Abstract: We analyze newly available data from the Health and Retirement Study on senior citizens’ take-up of Medicare Part D and the associated SSA Low-Income Subsidy. We find that economic factors ­ specifically, demand for prescription drugs ­ drove the decision to enroll in Part D. For the most part, individuals with employer-sponsored coverage in 2004 kept that coverage, as they should have. Individuals with no prescription drug coverage in 2004 mostly enrolled in Part D or obtained other coverage; many of those who remained without coverage reported that they do not use prescribed medicines. Take-up of the SSA "Extra Help" subsidy seems to have been more problematic, with many Part D beneficiaries unaware of the subsidy program or unsure about their eligibility. There is apparent under-reporting in the HRS of participation in the subsidy program, suggesting that some who profess to be unaware of the program may actually be participating in it. In terms of respondents’ subjective experiences of decision-making, the majority report having had little or no difficulty with the Part D enrollment decision and being confident that they made the right decision. Thus, for the most part, despite the complexity of the program, Medicare beneficiaries seem to have been able to make economically rational decisions in which they had confidence, although additional intervention for low-income beneficiaries may be desirable.
    Date: 2007–10
  6. By: John Bound (University of Michigan); Timothy Waidmann (The Urban Institute)
    Abstract: We estimate the magnitude of any direct effect of retirement on health. Since retirement is endogenous to heath, it is not possible to estimate this effect by comparing the health of individuals before and after they retire. As an alternative we use institutional features of the pension system in the United Kingdom that are exogenous to the individual to isolate exogenous variation in retirement behavior. Data used will include both vital statistics and survey data that include both "objective" physical measurements and respondent self-reports. We find no evidence of negative health effects of retirement and some evidence that there may be a positive effect, at least for men.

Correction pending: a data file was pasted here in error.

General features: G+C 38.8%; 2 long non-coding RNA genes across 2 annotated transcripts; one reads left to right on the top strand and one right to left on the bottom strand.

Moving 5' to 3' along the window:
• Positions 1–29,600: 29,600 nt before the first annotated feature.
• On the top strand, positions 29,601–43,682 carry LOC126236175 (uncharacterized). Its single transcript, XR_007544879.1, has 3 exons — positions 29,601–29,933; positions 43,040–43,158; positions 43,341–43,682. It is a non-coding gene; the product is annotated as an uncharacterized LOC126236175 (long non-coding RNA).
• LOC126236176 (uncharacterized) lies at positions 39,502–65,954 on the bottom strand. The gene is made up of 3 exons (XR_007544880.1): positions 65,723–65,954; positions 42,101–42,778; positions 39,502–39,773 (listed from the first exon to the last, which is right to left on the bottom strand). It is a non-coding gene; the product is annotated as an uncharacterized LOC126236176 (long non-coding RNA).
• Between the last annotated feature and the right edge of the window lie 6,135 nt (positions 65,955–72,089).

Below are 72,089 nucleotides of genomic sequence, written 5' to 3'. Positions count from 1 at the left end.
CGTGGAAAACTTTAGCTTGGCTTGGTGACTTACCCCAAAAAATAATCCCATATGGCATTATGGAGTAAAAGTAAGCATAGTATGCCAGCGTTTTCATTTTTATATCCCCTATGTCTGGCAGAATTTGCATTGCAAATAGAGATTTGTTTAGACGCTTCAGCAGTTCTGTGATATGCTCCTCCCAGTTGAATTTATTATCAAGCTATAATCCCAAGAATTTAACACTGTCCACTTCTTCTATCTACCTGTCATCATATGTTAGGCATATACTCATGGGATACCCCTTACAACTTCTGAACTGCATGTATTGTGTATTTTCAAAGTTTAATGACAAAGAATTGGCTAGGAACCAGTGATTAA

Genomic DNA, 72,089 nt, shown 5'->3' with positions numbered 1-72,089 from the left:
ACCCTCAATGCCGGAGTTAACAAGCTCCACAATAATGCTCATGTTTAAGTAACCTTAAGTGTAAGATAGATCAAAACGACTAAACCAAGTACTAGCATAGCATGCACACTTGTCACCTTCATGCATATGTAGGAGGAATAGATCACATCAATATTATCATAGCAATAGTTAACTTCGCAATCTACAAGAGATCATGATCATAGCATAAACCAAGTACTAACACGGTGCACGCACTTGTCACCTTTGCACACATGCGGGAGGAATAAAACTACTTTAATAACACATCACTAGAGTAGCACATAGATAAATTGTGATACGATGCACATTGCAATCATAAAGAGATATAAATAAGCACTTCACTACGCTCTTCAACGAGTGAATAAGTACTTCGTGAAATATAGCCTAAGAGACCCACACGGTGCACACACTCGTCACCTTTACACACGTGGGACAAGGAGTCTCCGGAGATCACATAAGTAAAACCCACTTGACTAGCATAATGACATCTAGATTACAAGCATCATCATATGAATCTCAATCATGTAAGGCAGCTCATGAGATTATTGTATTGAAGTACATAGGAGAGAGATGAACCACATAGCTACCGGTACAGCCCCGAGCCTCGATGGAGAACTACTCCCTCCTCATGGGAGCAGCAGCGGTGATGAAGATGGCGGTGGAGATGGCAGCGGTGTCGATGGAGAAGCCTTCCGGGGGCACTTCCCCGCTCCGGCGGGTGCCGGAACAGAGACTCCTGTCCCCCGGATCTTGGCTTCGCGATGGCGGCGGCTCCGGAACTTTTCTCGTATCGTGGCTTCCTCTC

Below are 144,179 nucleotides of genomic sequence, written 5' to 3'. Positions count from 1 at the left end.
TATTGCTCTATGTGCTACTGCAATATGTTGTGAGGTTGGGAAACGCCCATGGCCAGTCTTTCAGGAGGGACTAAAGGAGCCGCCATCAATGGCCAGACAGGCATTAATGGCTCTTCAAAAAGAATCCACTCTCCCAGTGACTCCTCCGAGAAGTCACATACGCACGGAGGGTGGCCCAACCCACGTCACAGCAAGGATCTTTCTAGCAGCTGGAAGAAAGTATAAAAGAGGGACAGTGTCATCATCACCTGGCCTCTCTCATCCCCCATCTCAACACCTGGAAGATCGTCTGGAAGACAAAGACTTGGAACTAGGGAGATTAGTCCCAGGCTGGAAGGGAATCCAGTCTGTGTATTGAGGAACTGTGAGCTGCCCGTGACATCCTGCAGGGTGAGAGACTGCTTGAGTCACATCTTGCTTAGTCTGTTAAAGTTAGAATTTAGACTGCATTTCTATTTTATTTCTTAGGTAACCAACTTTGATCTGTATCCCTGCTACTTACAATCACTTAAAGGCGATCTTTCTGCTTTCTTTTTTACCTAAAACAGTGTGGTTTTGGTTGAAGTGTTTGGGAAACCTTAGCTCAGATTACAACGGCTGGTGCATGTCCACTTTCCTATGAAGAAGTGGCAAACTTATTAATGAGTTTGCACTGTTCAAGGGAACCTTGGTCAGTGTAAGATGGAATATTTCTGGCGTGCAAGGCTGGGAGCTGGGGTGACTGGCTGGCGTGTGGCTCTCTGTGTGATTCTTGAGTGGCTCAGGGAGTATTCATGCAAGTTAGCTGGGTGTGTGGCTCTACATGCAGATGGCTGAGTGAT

Date: 2007–10
  7. By: Eric French (Federal Reserve Bank of Chicago); John Bailey Jones (SUNY-Albany)
    Abstract: This paper provides an empirical analysis of the effect of employer-provided health insurance and Medicare in determining retirement behavior. Using data from the Health and Retirement Study, we estimate the first dynamic programming model of retirement that accounts for both saving and uncertain medical expenses. Our results suggest that uncertainty and saving are both important. We find that workers value health insurance well in excess of its actuarial cost, and that access to health insurance has a significant effect on retirement behavior, which is consistent with the empirical evidence. As a result, shifting the Medicare eligibility age to 67 would cause a significant retirement delay--as large as the delay from shifting the Social Security normal retirement age from 65 to 67.
    Date: 2007–10
  8. By: David M. Cutler; Amy Finkelstein; Kathleen McGarry